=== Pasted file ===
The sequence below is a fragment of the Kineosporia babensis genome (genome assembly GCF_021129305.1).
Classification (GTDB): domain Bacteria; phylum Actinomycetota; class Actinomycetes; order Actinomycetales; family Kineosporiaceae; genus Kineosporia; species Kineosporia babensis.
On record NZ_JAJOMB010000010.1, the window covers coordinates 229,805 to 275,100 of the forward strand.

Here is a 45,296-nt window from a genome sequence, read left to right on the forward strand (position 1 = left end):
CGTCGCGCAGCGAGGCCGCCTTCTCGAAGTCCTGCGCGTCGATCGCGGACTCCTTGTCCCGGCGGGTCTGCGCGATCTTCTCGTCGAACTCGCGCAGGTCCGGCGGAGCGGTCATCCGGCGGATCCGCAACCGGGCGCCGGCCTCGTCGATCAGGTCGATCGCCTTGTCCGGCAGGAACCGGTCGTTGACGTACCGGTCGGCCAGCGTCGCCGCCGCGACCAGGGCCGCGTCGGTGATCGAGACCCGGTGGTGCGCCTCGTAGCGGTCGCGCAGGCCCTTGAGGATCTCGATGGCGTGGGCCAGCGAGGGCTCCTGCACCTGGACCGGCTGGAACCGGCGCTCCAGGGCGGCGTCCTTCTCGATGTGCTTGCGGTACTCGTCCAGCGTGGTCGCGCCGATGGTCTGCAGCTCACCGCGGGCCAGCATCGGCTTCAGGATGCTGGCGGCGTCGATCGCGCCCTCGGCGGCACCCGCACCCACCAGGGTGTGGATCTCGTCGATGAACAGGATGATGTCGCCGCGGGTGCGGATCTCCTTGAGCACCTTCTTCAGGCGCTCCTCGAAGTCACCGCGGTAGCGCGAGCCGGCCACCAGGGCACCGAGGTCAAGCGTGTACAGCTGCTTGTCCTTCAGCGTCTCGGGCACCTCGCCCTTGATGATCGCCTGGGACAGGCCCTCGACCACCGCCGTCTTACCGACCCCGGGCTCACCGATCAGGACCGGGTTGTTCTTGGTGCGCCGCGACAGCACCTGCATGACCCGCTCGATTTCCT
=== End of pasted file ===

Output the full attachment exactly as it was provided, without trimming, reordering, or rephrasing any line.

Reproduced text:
The sequence below is a fragment of the Kineosporia babensis genome (genome assembly GCF_021129305.1).
Classification (GTDB): domain Bacteria; phylum Actinomycetota; class Actinomycetes; order Actinomycetales; family Kineosporiaceae; genus Kineosporia; species Kineosporia babensis.
On record NZ_JAJOMB010000010.1, the window covers coordinates 229,805 to 275,100 of the forward strand.

Here is a 45,296-nt window from a genome sequence, read left to right on the forward strand (position 1 = left end):
CGTCGCGCAGCGAGGCCGCCTTCTCGAAGTCCTGCGCGTCGATCGCGGACTCCTTGTCCCGGCGGGTCTGCGCGATCTTCTCGTCGAACTCGCGCAGGTCCGGCGGAGCGGTCATCCGGCGGATCCGCAACCGGGCGCCGGCCTCGTCGATCAGGTCGATCGCCTTGTCCGGCAGGAACCGGTCGTTGACGTACCGGTCGGCCAGCGTCGCCGCCGCGACCAGGGCCGCGTCGGTGATCGAGACCCGGTGGTGCGCCTCGTAGCGGTCGCGCAGGCCCTTGAGGATCTCGATGGCGTGGGCCAGCGAGGGCTCCTGCACCTGGACCGGCTGGAACCGGCGCTCCAGGGCGGCGTCCTTCTCGATGTGCTTGCGGTACTCGTCCAGCGTGGTCGCGCCGATGGTCTGCAGCTCACCGCGGGCCAGCATCGGCTTCAGGATGCTGGCGGCGTCGATCGCGCCCTCGGCGGCACCCGCACCCACCAGGGTGTGGATCTCGTCGATGAACAGGATGATGTCGCCGCGGGTGCGGATCTCCTTGAGCACCTTCTTCAGGCGCTCCTCGAAGTCACCGCGGTAGCGCGAGCCGGCCACCAGGGCACCGAGGTCAAGCGTGTACAGCTGCTTGTCCTTCAGCGTCTCGGGCACCTCGCCCTTGATGATCGCCTGGGACAGGCCCTCGACCACCGCCGTCTTACCGACCCCGGGCTCACCGATCAGGACCGGGTTGTTCTTGGTGCGCCGCGACAGCACCTGCATGACCCGCTCGATTTCCT